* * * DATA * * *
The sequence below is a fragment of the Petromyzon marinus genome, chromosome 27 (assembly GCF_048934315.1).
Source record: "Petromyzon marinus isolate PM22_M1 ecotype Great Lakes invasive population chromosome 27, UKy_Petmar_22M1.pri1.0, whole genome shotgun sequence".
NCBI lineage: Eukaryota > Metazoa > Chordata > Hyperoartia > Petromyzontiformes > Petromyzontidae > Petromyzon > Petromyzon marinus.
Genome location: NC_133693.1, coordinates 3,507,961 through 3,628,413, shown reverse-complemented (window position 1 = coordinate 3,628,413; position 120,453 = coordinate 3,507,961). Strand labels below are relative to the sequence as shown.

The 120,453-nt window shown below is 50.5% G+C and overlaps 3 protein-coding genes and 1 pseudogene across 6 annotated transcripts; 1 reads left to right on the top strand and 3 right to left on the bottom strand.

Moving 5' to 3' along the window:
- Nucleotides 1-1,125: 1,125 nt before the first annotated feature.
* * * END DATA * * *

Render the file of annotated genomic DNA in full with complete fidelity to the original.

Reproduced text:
The sequence below is a fragment of the Petromyzon marinus genome, chromosome 27 (assembly GCF_048934315.1).
Source record: "Petromyzon marinus isolate PM22_M1 ecotype Great Lakes invasive population chromosome 27, UKy_Petmar_22M1.pri1.0, whole genome shotgun sequence".
NCBI lineage: Eukaryota > Metazoa > Chordata > Hyperoartia > Petromyzontiformes > Petromyzontidae > Petromyzon > Petromyzon marinus.
Genome location: NC_133693.1, coordinates 3,507,961 through 3,628,413, shown reverse-complemented (window position 1 = coordinate 3,628,413; position 120,453 = coordinate 3,507,961). Strand labels below are relative to the sequence as shown.

The 120,453-nt window shown below is 50.5% G+C and overlaps 3 protein-coding genes and 1 pseudogene across 6 annotated transcripts; 1 reads left to right on the top strand and 3 right to left on the bottom strand.

Moving 5' to 3' along the window:
- Nucleotides 1-1,125: 1,125 nt before the first annotated feature.